Case number: 180193
The applicant in this case was aware that at some stage in August 2017, a document had been submitted to the management of the hospital where she works in which she was mentioned. On 2 January 2018, she submitted a request for all records received by hospital management between 1 August 2017 and 30 August 2017 referring to her. She also requested copies of any other correspondence which referred to her or contained another person’s views or opinions of her.
On 11 January 2018 the HSE refused the request under section 15(1)(a) of the FOI Act on the ground that no relevant records existed or could be found. The applicant sought an internal review of the HSE's decision, following which the HSE affirmed the refusal under section 15(1)(a). The applicant sought a review by this Office of the decision of the HSE. In her correspondence with this Office, she explained that she was seeking access to the document that she was aware had been submitted to management.
I have decided to bring this case to a close by way of a formal, binding decision. In reviewing this case I have had regard to the communications between the HSE and the applicant, and to the communications between this Office and both the applicant and the HSE on the matter.
This review is solely concerned with whether the HSE was justified in its decision to refuse the applicant's request for a records referring to her and a number of other individuals under section 15(1)(a) of the FOI Act on the ground that no relevant records exist or can be found.
Section 15(1)(a) provides that access to records may be refused if the records concerned do not exist or cannot be found after all reasonable steps to ascertain their whereabouts have been taken. The role of the Commissioner in a "search case" is to decide whether the decision maker has had regard to all of the relevant evidence and, if so, whether the decision maker was justified in coming to the decision that the records do not exist or cannot be found after all reasonable steps to ascertain their whereabouts have been taken. The evidence in search cases consists of the steps actually taken to search for records, along with miscellaneous other evidence about the record management practices of the FOI body, on the basis of which the decision maker concluded that the steps taken to search for records were reasonable.
In its submission of 12 June 2108 to this Office, the HSE stated that a staff member of the hospital forwarded a document to the Operations Manager/Deputy General Manager on 15 August 2017 and asked, in a cover note that the document be read and treated confidentially. The HSE stated that the document had been saved in a public folder on a specific computer and that another staff member accessed the document and took photo shots of it.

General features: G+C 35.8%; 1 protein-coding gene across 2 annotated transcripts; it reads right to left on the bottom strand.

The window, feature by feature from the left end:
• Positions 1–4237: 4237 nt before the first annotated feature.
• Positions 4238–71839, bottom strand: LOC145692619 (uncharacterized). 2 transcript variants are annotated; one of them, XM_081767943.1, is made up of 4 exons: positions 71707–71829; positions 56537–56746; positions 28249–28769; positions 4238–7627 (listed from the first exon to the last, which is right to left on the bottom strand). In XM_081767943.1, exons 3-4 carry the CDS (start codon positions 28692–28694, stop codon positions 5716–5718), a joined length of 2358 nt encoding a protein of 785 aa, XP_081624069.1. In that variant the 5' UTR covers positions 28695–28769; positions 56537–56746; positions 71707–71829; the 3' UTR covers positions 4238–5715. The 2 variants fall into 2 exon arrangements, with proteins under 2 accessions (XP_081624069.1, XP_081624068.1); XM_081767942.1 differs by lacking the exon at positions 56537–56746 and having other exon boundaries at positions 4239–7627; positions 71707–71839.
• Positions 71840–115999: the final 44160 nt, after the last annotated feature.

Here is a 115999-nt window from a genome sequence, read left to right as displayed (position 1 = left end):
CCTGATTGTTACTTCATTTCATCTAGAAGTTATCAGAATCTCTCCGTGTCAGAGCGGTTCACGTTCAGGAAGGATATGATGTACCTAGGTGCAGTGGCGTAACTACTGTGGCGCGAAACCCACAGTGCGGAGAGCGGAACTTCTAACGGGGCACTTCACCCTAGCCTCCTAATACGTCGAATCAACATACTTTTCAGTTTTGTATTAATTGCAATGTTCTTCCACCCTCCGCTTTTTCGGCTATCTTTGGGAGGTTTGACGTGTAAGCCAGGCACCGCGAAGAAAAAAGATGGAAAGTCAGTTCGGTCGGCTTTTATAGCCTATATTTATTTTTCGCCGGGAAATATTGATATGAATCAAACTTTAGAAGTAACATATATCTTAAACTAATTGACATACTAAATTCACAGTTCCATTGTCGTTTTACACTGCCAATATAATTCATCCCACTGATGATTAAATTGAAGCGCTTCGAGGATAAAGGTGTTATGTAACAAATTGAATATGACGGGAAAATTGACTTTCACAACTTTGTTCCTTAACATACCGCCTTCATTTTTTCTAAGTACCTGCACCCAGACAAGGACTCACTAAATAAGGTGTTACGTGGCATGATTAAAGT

The HSE added that a meeting was held between the Deputy General Manager and the author of the document with his Line Manager on 18 September 2017, at the end of which the author withdrew the document and confirmed that he had done so in a follow-up email. The author also confirmed that had removed the document from the relevant computer a number of days prior to the meeting. It stated that on receipt of this email the document at issue was deleted from the Deputy General Manager's system on 26 September 2017.
In relation to the searches undertaken on foot of the request, the HSE stated that searches were conducted on the email address of the Operations Manager/Deputy General Manager and that it no longer exists. It stated that the Line Manager was consulted and that the Line Manager does not have a copy of the document. It stated that as the document was not shared by the Operations Manager/Deputy General Manager, no further searches were required.
Following receipt of the HSE's submission, Ms Whelan of this Office sought further details from the HSE relating to the searches undertaken. In response, the HSE stated that a further search of two computers led to the discovery of a copy of the record on one of the computers.
Accordingly, I am satisfied that the appropriate course of action to take at this stage is to annul the HSE's decision to refuse the request under section 15(1)(a). The effect of this is that the HSE must consider the applicant's requests afresh and make a new, first instance, decision in accordance with the provisions of the FOI Act. The applicant will have a right to an internal review and a review by this Office if she is not satisfied with the HSE’s decisions. I would also draw the HSE's attention to sections 13(2)(d) and 21(5)(c) which require public bodies to provide reasons for refusing requests, details of the provisions on which the refusals are based, and findings on any material issues relevant to those decisions.
Having carried out a review under section 22(2) of the FOI Act, I hereby annul the decision of the HSE to refuse access to the record sought by the applicant under section 15(1)(a). I direct the HSE to conduct a fresh decision-making process in respect of the applicant’s original request.
Section 24 of the FOI Act sets out detailed provisions for an appeal to the High Court by a party to a review, or any other person affected by the decision. In summary, such an appeal, normally on a point of law, must be initiated not later than four weeks after notice of the decision was given to the person bringing the appeal.